Several lines of evidence suggest that the thalamus is abnormal in patients with neuropsychiatric disorders. In both schizophrenic and unipolar depressed patients, some structural MRI studies indicate a reduction in the volume of the thalamus. We have recently used stereological cell counting procedures to estimate total neuron number in 5 thalamic nuclei from postmortem schizophrenic and control brains. Our data indicate that numbers of neurons in MD, the anteroventral and anteromedial thalamic nuclei (AV/AM) and the laterodorsal thalamic nucleus (LD) are decreased by more than 20 percent in schizophrenics. In the same brains, neuron number is unaffected in the ventroanterior/ventrolateral nuclear complex (VA/VL) and the reticular (R) nucleus. These data are noteworthy because the MD, AV/AM and LD thalamus provide input to areas of the cortex where functional deficits are consistently observed not only in patients with schizophrenia but also in patients with affective disorders. Since neuron cell counts have never been performed in affective disorder cases, nor in many regions in the thalamus in schizophrenia, it is unclear whether: a) the MD and the anterior nuclei are the only regions in the thalamus that are abnormal in schizophrenia, and b) similar thalamic neuron number reductions are present in affective disorder patients. Using stereological cell counting methods, we propose to measure thalamic neuron number in 9 thalamic nuclei in postmortem brains from schizophrenics, bipolar and unipolar depressed subjects, and age-matched controls. There are two specific aims:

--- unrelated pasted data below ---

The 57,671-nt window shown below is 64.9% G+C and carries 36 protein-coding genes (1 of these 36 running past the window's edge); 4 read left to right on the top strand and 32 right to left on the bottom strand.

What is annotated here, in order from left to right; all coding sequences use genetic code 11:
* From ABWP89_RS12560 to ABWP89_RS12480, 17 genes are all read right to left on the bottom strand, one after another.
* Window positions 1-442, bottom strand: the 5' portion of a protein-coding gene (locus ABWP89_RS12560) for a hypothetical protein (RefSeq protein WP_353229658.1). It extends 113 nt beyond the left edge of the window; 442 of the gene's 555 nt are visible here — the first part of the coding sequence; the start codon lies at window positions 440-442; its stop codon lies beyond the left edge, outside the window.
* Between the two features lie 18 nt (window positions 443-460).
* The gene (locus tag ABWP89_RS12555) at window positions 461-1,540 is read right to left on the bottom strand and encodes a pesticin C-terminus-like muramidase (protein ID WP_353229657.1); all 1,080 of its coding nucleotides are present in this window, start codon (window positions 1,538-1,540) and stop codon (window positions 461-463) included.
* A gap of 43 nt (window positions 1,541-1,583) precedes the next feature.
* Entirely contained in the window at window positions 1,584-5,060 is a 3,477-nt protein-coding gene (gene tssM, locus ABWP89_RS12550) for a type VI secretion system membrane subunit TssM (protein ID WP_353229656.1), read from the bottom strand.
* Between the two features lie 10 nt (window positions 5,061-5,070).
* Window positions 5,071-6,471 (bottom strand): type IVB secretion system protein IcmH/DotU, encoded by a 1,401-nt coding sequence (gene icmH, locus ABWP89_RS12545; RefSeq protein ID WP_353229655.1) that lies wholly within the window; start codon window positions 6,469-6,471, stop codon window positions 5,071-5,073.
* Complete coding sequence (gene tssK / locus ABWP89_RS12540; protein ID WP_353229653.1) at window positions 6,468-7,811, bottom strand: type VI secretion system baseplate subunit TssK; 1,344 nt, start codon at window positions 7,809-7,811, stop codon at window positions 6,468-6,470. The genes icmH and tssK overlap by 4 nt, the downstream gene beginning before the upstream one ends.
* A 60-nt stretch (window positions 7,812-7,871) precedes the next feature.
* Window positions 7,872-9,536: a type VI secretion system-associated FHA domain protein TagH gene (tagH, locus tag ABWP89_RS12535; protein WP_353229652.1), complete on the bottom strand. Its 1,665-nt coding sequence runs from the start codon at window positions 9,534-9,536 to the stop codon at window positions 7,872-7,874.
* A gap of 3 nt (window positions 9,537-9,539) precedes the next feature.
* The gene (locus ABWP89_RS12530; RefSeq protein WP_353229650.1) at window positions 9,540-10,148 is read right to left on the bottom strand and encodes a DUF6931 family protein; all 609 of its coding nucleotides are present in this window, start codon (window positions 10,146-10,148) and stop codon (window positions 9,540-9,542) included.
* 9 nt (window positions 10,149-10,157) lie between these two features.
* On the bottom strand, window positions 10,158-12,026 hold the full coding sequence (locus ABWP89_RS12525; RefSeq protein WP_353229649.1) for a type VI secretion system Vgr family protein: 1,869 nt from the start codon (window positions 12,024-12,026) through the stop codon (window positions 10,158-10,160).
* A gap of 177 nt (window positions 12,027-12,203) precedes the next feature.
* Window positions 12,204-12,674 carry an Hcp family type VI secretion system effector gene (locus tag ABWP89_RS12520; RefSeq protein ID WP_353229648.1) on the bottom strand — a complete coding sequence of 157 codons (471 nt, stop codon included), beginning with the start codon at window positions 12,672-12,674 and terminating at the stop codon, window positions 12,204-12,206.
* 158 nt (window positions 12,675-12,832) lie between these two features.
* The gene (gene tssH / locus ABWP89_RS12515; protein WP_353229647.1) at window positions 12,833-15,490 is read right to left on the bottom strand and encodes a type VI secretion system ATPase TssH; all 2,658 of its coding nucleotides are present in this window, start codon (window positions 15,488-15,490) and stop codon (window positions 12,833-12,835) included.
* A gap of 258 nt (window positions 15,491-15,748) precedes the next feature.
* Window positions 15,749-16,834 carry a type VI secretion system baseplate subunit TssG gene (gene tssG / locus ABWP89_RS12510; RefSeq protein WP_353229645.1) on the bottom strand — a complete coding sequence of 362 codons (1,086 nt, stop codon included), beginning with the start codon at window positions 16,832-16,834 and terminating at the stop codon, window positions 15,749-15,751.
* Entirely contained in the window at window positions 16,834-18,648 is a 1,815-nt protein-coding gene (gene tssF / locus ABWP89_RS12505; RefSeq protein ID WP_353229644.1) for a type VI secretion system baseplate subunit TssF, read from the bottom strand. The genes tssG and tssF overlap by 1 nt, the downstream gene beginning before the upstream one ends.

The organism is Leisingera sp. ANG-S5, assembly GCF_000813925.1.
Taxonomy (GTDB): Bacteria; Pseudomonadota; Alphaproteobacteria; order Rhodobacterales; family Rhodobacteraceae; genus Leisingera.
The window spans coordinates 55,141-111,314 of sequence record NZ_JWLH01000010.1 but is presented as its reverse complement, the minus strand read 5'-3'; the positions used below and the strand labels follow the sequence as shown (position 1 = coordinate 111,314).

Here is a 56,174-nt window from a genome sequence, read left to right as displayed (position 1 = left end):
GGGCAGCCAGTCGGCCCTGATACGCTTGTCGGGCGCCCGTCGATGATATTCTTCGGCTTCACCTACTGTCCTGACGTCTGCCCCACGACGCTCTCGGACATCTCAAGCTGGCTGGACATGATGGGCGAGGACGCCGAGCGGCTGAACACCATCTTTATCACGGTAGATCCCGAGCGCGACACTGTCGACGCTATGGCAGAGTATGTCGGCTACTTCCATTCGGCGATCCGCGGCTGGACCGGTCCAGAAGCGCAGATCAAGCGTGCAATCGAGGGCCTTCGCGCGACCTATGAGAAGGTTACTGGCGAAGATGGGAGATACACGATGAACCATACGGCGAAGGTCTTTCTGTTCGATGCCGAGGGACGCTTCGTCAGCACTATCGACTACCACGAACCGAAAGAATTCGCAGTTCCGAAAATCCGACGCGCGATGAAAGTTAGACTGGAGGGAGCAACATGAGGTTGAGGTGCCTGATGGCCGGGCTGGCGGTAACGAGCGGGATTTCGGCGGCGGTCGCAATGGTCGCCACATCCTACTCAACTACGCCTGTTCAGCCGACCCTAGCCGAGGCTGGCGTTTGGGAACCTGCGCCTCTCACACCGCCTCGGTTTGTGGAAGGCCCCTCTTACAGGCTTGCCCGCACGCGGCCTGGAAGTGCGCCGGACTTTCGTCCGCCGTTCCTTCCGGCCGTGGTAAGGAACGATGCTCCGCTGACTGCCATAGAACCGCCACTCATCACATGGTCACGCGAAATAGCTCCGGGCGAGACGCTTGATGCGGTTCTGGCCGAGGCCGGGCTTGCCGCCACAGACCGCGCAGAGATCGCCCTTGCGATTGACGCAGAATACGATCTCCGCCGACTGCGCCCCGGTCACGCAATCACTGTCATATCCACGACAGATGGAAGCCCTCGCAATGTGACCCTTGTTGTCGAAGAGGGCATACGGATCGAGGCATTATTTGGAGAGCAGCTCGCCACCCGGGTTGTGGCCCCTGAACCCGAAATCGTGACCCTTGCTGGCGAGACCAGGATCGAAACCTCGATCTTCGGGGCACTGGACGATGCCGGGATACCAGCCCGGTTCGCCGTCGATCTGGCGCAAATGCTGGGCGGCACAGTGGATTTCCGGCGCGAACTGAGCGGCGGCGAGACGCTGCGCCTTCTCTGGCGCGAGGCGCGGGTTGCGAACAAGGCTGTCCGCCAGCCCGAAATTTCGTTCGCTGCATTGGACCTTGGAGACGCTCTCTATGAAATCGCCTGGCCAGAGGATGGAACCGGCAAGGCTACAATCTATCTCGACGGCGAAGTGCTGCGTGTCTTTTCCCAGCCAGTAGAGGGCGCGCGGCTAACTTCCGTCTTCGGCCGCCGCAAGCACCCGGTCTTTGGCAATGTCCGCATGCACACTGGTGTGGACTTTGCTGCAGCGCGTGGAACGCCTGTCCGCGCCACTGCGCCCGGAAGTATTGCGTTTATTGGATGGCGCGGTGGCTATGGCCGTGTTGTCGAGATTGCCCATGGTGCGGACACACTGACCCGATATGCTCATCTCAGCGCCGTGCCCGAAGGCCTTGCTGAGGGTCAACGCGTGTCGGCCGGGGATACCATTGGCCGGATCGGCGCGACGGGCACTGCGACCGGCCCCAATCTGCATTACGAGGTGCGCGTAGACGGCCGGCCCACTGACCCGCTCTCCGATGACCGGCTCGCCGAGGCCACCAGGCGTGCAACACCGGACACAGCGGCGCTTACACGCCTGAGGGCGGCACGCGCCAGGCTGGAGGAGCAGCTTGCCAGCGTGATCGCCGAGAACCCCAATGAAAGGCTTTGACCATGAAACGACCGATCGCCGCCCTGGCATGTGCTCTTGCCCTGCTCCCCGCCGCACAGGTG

Aim 1 : Are thalamic neuron number abnormalities in schizophrenia confined to MD, AV/AM and LD nuclei? It is predicted that significant neuron number reductions will be observed in schizophrenics in thalamic nuclei that communicate with prefrontal and limbic cortical regions, specifically, the MD, LD and AV/AM.
Aim 2 : Are thalamic neuron number abnormalities that characterize schizophrenia also found in affective (mood) disorder patients? Based on observations that there are similar abnormalities in the the function of prefrontal and limbic cortex in both schizophrenia and affective disorder, it is predicted that significant neuron number reductions will be observed in the MD, LD and AV/AM of unipolar and bipolar subjects. The study will provide information about whether there are similar or different thalamic abnormalities in schizophrenia and affective disorders.
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